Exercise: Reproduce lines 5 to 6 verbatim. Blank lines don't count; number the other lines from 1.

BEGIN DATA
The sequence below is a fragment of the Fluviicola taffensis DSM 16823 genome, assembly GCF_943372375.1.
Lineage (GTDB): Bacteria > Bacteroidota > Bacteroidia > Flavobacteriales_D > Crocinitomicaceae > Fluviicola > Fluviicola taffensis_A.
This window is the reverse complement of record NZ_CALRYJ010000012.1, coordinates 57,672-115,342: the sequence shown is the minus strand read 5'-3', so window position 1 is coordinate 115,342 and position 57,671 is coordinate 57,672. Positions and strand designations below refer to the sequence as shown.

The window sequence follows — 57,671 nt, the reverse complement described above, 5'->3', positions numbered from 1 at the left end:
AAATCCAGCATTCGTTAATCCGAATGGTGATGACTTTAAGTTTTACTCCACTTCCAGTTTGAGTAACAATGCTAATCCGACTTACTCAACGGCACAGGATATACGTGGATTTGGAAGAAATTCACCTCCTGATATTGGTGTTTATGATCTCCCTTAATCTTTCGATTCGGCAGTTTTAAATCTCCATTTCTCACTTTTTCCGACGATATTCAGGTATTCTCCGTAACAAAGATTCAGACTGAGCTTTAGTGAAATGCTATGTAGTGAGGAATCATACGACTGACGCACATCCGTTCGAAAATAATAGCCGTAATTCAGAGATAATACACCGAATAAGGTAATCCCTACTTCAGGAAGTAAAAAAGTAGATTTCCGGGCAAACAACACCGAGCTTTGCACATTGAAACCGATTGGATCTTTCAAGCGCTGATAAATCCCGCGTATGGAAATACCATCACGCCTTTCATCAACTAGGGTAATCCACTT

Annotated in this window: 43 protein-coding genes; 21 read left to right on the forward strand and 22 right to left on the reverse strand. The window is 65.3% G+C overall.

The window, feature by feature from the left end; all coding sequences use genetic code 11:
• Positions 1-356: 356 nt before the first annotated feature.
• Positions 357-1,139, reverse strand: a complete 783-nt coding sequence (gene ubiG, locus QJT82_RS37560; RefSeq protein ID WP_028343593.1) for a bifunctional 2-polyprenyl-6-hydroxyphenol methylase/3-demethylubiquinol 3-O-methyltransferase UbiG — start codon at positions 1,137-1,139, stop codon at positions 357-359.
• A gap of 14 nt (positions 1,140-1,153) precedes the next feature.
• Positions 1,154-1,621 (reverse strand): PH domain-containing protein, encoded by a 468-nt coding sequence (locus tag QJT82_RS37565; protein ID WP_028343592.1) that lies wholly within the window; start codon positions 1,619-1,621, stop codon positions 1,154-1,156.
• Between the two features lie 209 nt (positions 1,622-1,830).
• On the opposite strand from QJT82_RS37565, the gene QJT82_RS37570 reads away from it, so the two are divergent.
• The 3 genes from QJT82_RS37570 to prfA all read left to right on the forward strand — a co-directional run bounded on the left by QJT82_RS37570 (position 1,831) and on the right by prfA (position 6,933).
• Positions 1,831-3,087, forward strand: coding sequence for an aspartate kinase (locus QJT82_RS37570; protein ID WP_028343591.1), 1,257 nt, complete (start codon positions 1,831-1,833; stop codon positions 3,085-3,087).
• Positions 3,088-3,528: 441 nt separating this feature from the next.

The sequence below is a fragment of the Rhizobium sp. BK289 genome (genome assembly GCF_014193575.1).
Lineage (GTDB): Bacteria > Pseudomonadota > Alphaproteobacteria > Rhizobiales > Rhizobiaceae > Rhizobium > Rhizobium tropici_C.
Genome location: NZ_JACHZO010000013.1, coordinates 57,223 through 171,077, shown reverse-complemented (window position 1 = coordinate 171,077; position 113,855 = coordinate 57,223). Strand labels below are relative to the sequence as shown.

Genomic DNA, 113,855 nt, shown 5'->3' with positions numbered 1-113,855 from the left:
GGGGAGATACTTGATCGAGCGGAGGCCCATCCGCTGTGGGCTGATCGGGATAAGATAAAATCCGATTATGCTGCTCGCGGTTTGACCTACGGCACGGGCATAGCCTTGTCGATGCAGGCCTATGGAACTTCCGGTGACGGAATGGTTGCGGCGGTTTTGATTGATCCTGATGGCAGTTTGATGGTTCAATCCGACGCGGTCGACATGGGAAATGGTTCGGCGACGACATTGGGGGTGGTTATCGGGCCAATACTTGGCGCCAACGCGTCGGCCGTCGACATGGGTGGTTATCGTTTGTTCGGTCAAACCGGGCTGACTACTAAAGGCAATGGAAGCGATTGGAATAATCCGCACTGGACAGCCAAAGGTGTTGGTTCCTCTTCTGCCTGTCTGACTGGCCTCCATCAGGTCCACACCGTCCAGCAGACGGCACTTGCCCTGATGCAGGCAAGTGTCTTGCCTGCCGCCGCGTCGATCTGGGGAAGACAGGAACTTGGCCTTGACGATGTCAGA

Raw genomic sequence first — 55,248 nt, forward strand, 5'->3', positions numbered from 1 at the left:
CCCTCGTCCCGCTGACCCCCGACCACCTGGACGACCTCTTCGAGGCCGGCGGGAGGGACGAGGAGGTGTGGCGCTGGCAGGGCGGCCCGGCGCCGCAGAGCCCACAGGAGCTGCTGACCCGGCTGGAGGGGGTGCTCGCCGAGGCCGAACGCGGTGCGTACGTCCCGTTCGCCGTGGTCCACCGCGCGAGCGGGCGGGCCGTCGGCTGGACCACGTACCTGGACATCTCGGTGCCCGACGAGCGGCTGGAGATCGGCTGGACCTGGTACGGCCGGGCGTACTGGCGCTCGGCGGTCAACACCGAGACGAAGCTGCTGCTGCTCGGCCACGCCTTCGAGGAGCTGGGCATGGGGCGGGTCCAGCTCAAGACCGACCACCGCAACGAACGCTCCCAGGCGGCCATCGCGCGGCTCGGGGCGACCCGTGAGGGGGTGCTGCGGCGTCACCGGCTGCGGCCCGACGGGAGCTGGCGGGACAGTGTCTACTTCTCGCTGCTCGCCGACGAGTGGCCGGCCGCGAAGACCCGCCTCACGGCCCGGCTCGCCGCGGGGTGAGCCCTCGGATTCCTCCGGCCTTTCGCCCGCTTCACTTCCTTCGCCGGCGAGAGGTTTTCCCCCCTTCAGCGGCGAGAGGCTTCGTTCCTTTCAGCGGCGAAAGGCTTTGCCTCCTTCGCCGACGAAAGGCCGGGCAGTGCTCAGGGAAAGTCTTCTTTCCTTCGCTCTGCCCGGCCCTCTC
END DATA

AAATCCAGCATTCGTTAATCCGAATGGTGATGACTTTAAGTTTTACTCCACTTCCAGTTTGAGTAACAATGCTAATCCGACTTACTCAACGGCACAGGATATACGTGGATTTGGAAGAAATTCACCTCCTGATATTGGTGTTTATGATCTCCCTTAATCTTTCGATTCGGCAGTTTTAAATCTCCATTTCTCACTTTTTCCGACGATATTCAGGTATTCTCCGTAACAAAGATTCAGACTGAGCTTTAGTGAAATGCTATGTAGTGAGGAATCATACGACTGACGCACATCCGTTCGAAAATAATAGCCGTAATTCAGAGATAATACACCGAATAAGGTAATCCCTACTTCAGGAAGTAAAAAAGTAGATTTCCGGGCAAACAACACCGAGCTTTGCACATTGAAACCGATTGGATCTTTCAAGCGCTGATAAATCCCGCGTATGGAAATACCATCACGCCTTTCATCAACTAGGGTAATCCACTT

Annotated in this window: 43 protein-coding genes; 21 read left to right on the forward strand and 22 right to left on the reverse strand. The window is 65.3% G+C overall.